We are also testing the possibility of using circulating monocyte/macrophage as a vehicle to deliver radiosensitizing drugs into brain combining nanotechnology for drug loading into the cell vehicle and stereotactic radiation therapy to focal brain tissues for inducing CNS inflammation for chemotaxis attracting immune cells to infiltrate to certain area of the brain such as the tumor. I am also conducting clinical studies on radiation therapy for brain tumors, benign or malignant, as well as lung/breast/prostate cancers.
 
Project 3: To test the immune effects of metformin in treating GBM.
My laboratory is also conducting research on testing medications which were FDA-approved initially treating benign medical conditions or other types of cancer for their potential secondary use on treating GBM. We have conducted research on and confirmed the anti-tumor effects of metformin, a medication commonly prescribed for type II diabetic patients in treating GBM in vitro, with and without combination with other candidate drugs that can pass blood-brain barrier. We are now expanding the study on metformin to further explore the potential function of this drug to confirm whether its known role of converting subtypes of macrophage from M2 (pro-tumor) to M1 (anti-tumor) could be applied in treating GBM by enhancing the immunotherapy effects from PD-1/PD-L1 inhibitors. The same study will be conducted in pancreatic cancer model collaborating with Dr. Chi Lin, a radiation oncologist at our department. High concentrations of metformin treated macrophage in vitro will be injected to mice carrying an orthotopic implanted GBM with/without brain RT and/or PD-L1 inhibitors for the tumor response and survivals of the animals.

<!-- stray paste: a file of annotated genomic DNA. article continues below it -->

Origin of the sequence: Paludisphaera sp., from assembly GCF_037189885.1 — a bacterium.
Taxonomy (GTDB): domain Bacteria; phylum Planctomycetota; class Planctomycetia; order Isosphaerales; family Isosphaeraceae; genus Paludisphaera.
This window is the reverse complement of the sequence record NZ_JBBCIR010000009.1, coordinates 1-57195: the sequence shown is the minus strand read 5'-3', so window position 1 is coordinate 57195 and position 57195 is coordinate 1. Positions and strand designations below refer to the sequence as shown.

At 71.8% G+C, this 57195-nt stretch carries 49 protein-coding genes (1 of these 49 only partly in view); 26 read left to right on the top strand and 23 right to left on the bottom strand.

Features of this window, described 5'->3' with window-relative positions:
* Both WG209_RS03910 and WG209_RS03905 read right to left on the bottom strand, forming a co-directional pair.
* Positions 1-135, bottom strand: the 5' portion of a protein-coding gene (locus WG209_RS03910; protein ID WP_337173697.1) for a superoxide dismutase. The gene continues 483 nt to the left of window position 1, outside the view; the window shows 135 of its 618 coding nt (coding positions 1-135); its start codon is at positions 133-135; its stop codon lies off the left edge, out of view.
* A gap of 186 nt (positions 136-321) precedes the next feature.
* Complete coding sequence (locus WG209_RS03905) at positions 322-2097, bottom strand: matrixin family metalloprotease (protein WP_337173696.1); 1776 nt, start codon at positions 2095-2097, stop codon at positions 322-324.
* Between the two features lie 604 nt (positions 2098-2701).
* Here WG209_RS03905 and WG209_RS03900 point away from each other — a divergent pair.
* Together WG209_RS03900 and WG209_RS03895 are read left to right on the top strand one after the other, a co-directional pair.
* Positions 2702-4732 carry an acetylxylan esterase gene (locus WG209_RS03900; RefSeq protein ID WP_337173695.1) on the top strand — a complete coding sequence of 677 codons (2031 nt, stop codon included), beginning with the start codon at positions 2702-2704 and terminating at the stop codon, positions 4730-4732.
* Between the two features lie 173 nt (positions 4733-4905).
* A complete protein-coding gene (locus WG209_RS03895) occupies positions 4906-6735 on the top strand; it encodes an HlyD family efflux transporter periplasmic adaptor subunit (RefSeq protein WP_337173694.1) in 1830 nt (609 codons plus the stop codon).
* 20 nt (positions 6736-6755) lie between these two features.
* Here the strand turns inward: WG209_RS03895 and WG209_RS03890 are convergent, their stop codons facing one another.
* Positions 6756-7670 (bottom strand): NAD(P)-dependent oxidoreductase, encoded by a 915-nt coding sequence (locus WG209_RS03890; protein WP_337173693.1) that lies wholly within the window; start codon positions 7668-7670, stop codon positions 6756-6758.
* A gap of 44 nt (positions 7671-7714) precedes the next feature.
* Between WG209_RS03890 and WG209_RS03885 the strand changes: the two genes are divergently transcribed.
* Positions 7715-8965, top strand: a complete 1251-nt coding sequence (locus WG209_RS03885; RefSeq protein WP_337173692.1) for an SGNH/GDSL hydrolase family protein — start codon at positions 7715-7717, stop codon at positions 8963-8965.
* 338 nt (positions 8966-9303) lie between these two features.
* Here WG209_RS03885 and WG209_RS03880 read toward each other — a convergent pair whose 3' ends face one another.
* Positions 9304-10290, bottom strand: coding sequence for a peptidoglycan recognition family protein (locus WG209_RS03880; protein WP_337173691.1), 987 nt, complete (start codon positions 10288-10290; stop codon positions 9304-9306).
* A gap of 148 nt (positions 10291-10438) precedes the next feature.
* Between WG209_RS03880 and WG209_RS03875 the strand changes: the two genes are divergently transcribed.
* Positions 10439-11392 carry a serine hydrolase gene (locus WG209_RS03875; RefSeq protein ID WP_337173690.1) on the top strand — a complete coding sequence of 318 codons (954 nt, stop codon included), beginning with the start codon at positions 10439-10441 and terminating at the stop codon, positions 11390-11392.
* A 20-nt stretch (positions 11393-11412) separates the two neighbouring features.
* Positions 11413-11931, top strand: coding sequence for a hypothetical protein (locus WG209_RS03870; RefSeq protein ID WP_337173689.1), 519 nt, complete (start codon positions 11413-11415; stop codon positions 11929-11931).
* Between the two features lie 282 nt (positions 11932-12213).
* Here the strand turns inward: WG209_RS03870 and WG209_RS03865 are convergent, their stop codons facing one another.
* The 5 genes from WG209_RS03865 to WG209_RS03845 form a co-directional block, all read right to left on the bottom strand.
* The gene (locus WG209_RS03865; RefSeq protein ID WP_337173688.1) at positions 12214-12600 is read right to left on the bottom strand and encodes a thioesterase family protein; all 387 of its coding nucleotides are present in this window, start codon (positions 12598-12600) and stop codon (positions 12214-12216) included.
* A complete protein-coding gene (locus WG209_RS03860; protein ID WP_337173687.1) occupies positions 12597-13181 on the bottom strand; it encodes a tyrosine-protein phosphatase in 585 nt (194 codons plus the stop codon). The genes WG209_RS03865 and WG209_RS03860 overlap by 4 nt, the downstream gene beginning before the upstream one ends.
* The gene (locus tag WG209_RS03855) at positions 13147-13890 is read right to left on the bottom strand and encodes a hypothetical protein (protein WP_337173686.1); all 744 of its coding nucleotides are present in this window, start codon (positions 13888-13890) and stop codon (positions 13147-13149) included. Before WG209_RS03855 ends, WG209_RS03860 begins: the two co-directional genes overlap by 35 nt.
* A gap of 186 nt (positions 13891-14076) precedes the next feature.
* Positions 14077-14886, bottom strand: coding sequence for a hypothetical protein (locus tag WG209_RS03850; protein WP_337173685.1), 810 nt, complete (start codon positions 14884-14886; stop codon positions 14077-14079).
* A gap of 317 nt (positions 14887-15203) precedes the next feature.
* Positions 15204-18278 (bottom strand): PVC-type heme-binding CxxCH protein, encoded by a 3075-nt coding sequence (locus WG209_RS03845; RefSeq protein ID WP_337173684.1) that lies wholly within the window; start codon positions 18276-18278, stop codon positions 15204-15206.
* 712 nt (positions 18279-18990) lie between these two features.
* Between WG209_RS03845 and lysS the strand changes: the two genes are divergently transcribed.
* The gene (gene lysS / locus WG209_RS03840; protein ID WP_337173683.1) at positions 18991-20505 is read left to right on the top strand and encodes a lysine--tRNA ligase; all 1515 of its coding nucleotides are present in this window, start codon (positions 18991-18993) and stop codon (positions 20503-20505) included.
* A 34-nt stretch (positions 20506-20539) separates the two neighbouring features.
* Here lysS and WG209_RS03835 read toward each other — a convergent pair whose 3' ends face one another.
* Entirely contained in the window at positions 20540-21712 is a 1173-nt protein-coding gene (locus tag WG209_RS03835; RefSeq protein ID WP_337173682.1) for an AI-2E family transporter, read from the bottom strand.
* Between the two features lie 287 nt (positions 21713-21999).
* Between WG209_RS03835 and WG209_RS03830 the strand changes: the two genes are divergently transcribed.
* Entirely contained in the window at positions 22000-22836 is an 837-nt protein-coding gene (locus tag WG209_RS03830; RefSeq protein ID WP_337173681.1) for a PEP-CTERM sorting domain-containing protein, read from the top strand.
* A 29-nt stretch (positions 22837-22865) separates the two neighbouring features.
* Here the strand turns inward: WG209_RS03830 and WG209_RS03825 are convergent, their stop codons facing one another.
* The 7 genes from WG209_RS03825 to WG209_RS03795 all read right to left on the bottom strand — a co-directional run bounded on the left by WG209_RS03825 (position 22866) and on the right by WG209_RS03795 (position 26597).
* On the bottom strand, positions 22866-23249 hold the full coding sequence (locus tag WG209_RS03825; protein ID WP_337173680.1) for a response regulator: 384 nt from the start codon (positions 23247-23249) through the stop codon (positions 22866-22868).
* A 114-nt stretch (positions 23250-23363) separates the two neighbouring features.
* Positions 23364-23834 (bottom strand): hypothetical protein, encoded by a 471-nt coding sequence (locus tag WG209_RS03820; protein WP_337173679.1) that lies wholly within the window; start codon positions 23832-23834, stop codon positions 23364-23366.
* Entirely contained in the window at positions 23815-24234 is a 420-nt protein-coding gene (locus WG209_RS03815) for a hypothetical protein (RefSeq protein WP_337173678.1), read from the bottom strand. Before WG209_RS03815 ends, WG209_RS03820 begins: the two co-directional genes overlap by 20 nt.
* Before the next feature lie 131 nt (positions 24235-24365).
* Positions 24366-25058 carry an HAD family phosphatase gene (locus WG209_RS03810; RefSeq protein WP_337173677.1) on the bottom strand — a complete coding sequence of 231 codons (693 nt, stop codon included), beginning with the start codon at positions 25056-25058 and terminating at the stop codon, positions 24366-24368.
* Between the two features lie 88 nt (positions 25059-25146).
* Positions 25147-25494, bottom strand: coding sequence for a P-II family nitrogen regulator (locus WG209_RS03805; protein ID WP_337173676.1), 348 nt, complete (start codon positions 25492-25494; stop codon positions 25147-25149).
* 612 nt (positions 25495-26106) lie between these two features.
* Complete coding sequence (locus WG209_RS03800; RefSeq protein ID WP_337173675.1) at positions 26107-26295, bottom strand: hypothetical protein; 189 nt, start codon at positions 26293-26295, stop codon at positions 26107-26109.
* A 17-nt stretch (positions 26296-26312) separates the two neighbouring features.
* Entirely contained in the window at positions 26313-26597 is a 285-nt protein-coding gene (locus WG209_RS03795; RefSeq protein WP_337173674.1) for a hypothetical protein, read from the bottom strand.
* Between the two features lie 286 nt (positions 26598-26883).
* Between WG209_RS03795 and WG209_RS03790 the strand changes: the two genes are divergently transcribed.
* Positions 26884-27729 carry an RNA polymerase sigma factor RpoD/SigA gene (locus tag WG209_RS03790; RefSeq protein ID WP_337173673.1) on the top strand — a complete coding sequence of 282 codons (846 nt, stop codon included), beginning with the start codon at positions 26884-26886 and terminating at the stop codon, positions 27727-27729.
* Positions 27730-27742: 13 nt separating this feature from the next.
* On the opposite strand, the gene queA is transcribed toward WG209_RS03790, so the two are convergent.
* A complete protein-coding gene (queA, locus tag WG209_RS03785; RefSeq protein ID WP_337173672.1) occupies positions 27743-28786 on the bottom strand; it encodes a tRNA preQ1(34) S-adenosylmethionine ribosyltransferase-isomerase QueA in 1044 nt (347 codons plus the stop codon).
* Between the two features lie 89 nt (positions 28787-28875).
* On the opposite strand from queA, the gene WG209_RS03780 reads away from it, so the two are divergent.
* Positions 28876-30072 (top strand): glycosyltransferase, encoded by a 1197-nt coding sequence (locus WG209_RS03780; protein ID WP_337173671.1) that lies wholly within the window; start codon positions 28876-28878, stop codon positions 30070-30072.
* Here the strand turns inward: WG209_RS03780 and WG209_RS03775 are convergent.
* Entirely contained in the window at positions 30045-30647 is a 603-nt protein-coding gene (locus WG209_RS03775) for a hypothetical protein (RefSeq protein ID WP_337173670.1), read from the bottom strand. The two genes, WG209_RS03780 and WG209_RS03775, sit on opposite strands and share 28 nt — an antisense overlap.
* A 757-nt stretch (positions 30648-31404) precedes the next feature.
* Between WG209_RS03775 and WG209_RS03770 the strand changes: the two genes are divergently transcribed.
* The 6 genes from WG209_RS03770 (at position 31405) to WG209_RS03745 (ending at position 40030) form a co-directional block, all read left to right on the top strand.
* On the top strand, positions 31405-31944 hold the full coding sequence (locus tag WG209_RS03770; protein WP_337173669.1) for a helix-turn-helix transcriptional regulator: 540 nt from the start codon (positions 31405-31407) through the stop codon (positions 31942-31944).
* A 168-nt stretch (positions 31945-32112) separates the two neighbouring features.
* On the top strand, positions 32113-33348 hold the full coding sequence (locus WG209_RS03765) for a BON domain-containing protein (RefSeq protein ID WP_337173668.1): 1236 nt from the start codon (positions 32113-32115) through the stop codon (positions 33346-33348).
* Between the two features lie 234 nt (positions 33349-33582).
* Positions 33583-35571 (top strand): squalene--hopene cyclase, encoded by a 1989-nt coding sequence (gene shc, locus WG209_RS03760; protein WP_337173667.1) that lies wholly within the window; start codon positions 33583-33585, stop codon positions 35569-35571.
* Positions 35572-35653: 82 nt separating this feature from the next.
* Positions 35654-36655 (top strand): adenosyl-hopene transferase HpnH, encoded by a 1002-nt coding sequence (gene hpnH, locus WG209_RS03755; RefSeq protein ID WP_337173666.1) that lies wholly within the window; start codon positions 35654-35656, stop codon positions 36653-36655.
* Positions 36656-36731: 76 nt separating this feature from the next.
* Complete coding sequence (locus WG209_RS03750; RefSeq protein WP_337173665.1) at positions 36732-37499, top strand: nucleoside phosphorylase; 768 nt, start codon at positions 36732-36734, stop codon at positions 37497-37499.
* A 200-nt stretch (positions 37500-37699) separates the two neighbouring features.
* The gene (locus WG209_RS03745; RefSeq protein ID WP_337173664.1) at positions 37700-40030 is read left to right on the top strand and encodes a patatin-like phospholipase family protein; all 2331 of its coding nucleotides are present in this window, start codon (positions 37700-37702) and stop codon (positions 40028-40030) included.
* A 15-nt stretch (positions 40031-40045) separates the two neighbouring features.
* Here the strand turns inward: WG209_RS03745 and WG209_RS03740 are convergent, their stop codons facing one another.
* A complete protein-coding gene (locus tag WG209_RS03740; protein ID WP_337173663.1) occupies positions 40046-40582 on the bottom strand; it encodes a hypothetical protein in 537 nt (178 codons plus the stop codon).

Publications:

  1. Zhang. C., S.X. Yan, J.Wu, and T.K. Hei. Combination of Metformin and a Dual mTOR Inhibitor Shows Enhanced Inhibitory Effects on Cell Proliferation of Glioblastoma Cells. Int J Radiat Oncol Biol Phys; 93(3), Supplement, Page E523, 2015.
  2. Shonka N., and C. Zhang (corresponding author). Searching for Synergy: Combining Drugs and Stereotactic Radiosurgery for the Treatment of Brain Metastases. Commentary accepted by Journal of Oncology Practice, 2016.
  3. Baine M., N. Shonka and C. Zhang (corresponding author). Combining Radiation Therapy with Systemic Targeted Therapies in Intracranial Metastatic Disease. Journal of Systems and Integrative Neuroscience (JSIN), DOI: 10.15761/JSIN.1000140.
  4. Zhang, C., V. Verma, E.R. Lyden, D. P. Horowitz, B. E. Zacharia, C. Lin, and E. P. Connolly, The Role of Definitive Radiotherapy in Craniopharyngioma: A SEER Analysis. The American Journal of Clinical Oncology, Am J Clin Oncol. 2017 Mar 3. Doi: 10.1097/COC.0000000000000378. [Epub ahead of print]
  5. Wang S., D. Zheng, C. Zhang, R. Ma, N. R. Bennion, Y. Lei, X. Zhu , C. A. Enke, and S. Zhou  Automatic planning on hippocampal avoidance whole-brain radiotherapy. Medical Dosimetry, Feb. 2017, 42(1), 63-68.
  6. Zhang, C. Enhanced Tumor Inhibitory Effects by Combining Metformin with Rosiglitazone in Glioblastoma Cells. IJROBP 99 (2), S188-189, 2017.